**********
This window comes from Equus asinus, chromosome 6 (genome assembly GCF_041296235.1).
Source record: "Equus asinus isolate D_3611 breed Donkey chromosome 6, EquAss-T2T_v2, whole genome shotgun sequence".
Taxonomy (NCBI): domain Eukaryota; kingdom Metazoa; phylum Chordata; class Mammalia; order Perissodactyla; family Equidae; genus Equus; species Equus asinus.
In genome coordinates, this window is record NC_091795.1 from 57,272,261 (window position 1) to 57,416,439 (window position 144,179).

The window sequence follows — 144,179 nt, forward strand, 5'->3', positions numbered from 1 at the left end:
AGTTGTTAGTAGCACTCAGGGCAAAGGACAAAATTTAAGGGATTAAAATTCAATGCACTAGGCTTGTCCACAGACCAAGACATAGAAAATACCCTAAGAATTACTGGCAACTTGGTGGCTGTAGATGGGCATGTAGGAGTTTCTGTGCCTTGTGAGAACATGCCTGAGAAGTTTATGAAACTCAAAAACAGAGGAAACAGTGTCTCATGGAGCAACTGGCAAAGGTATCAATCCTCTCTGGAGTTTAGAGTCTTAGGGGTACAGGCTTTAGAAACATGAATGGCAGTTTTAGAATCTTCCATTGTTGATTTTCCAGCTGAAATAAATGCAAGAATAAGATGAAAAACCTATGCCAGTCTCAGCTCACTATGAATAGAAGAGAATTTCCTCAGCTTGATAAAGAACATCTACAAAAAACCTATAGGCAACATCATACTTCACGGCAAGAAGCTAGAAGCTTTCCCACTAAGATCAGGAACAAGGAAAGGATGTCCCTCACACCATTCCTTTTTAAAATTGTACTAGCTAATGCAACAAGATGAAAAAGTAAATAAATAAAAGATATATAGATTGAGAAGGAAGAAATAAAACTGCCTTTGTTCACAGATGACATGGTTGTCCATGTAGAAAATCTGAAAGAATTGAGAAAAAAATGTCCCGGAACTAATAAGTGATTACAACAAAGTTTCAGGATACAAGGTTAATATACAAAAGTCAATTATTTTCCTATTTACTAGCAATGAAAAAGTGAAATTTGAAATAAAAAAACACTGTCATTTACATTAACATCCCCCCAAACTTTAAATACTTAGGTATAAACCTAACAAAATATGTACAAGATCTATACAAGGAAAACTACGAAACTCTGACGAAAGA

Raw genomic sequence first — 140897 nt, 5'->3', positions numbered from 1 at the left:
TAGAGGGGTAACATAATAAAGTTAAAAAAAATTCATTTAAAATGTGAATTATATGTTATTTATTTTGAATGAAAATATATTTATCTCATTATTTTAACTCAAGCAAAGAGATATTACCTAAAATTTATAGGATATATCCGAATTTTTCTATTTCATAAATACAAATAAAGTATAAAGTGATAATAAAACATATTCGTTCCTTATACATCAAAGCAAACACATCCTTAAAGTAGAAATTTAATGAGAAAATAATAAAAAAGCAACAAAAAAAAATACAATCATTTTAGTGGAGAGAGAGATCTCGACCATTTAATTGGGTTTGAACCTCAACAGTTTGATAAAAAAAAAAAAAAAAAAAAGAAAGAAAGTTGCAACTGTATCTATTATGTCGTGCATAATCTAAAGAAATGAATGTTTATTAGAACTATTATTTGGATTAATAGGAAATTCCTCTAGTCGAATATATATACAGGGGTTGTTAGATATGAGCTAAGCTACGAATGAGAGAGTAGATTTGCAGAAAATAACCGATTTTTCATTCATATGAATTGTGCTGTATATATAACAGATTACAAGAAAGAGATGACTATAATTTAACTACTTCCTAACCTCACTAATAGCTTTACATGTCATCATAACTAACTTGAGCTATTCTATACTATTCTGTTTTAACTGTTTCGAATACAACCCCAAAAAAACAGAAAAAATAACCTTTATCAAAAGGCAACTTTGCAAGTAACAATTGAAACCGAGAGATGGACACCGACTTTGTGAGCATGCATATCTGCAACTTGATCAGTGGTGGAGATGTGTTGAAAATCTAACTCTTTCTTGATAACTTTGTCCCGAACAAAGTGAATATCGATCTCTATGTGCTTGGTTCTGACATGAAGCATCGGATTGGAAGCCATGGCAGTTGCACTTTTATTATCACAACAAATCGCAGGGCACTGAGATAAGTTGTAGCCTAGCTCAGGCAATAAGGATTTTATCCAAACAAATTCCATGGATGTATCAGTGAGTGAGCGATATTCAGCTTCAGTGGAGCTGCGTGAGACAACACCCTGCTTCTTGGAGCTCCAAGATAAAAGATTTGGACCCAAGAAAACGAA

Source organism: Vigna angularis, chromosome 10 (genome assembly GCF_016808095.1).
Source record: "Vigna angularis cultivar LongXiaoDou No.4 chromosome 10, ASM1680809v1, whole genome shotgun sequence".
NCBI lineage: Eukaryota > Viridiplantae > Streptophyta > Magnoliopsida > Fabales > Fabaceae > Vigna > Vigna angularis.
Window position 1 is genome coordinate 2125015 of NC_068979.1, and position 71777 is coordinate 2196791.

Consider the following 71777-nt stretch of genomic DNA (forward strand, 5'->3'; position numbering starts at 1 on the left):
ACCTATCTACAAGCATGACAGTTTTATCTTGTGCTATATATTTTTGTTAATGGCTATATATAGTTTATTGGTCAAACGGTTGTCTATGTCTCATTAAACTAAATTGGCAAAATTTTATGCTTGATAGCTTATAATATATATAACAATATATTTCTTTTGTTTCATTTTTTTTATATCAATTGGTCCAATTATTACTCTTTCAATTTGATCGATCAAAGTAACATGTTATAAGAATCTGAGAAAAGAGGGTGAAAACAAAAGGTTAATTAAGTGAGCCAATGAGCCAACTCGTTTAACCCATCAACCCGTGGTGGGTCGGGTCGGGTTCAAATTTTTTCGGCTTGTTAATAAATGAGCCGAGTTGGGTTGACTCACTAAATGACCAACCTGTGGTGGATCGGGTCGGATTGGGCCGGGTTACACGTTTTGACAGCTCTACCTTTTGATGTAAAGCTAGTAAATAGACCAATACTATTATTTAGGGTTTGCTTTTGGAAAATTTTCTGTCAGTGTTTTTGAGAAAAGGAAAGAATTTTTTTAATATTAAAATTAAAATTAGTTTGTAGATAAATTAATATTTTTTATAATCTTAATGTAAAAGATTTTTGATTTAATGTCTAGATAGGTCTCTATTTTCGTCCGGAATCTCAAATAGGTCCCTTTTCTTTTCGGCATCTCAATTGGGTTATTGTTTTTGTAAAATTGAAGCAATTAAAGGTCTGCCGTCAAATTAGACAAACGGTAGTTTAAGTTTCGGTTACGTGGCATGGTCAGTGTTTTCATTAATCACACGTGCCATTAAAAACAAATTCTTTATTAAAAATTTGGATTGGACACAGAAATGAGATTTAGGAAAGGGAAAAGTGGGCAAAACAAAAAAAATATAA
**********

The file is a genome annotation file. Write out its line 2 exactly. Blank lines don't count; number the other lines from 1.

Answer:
Source record: "Equus asinus isolate D_3611 breed Donkey chromosome 6, EquAss-T2T_v2, whole genome shotgun sequence".